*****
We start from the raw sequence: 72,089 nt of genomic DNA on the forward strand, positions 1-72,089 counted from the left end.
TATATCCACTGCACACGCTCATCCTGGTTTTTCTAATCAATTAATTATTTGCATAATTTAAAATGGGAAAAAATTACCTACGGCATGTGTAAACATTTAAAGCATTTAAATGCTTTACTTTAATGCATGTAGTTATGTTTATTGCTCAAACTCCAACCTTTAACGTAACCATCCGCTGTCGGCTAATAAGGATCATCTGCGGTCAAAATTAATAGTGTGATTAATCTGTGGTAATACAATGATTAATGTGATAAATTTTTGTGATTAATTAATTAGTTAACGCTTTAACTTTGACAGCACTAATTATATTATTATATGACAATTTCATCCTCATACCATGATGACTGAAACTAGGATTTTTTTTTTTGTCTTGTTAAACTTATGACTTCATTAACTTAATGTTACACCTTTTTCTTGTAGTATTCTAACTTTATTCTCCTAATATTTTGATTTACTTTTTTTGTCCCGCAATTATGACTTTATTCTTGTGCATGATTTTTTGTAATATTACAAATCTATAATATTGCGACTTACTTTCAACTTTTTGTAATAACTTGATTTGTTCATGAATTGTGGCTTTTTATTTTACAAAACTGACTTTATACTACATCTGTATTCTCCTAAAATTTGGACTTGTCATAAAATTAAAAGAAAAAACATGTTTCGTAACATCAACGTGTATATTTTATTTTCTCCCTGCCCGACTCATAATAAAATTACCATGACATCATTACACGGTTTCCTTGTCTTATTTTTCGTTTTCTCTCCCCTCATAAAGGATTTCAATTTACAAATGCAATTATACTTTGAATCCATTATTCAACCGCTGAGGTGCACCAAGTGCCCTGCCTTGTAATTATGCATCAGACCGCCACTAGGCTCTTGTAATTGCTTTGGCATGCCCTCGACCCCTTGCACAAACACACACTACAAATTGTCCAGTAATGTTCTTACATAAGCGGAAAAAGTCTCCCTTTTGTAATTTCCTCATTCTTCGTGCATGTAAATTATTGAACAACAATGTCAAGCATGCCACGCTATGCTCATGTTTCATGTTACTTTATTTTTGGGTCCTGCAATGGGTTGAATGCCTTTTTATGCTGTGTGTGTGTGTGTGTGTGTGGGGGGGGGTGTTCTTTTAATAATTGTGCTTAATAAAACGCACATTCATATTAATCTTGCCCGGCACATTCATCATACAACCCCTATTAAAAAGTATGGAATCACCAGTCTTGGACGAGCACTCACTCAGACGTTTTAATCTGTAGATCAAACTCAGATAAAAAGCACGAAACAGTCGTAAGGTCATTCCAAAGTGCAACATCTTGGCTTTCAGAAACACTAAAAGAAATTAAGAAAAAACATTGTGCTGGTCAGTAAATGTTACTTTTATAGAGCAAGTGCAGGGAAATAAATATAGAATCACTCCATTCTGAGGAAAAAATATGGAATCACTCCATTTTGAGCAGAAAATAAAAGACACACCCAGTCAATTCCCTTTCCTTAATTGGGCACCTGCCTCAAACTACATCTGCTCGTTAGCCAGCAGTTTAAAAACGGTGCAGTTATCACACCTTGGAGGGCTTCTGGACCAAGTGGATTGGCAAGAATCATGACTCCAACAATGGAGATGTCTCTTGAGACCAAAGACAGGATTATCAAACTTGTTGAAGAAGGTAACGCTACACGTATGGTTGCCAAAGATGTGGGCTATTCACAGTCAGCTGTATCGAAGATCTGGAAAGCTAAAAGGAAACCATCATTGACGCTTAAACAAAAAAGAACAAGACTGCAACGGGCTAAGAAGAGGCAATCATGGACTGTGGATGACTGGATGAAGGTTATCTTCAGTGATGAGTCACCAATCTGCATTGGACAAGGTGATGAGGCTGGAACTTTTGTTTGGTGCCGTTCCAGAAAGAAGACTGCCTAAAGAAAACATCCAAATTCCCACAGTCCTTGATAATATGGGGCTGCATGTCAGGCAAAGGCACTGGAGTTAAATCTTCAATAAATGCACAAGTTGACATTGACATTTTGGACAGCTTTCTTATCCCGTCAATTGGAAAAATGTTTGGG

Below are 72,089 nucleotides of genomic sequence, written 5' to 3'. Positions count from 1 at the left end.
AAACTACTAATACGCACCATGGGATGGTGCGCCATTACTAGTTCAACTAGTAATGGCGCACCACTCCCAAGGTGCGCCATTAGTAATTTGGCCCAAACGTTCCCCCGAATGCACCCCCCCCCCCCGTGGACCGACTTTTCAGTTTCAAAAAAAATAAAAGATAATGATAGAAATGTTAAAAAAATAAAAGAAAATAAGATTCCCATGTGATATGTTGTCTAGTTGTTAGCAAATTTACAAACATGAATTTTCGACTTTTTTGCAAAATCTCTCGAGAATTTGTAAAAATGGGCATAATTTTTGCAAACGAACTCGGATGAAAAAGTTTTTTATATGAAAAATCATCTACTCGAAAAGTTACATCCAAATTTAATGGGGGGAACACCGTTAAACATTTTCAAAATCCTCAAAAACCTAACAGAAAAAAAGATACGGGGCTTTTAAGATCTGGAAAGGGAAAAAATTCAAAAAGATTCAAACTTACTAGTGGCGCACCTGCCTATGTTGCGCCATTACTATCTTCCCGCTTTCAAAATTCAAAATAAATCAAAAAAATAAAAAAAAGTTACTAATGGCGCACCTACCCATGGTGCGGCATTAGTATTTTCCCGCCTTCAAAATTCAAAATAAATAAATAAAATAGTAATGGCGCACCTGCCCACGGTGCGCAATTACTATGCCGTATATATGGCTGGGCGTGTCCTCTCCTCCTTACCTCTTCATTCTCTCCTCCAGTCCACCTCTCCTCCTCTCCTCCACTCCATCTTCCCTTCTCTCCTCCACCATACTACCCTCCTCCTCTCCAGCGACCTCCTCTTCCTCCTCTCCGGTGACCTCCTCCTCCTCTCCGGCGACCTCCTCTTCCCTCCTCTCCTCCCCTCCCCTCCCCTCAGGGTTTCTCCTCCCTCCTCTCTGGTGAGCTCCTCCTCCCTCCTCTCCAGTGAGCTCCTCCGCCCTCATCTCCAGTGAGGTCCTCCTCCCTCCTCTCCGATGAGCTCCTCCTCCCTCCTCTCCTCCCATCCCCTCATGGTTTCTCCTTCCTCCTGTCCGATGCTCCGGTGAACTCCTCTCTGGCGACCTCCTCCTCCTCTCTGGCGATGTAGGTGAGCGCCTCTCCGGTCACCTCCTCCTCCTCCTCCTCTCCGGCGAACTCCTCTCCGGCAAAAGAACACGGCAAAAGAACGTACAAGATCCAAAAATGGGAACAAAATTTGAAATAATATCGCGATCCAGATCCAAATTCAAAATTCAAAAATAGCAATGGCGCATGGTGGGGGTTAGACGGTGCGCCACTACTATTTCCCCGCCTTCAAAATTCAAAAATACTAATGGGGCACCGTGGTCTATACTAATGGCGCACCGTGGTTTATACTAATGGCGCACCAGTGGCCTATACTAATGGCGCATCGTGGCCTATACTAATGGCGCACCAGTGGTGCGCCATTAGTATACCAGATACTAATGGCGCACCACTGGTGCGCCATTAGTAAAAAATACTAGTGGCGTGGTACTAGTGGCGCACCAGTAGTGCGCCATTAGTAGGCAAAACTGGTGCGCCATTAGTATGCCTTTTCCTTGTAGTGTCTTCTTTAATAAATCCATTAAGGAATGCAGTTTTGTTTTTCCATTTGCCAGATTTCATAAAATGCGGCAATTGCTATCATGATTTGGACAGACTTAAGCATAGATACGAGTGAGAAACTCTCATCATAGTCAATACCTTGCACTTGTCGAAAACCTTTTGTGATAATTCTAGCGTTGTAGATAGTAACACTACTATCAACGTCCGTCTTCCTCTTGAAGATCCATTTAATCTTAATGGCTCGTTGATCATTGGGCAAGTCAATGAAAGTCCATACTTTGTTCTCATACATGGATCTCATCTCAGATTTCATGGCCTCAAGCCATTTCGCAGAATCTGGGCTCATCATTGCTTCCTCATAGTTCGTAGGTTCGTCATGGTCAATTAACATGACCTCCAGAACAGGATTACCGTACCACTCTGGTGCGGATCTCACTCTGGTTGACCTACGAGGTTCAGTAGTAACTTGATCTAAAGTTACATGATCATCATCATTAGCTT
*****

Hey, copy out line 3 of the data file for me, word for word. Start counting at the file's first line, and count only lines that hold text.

Below are 72,089 nucleotides of genomic sequence, written 5' to 3'. Positions count from 1 at the left end.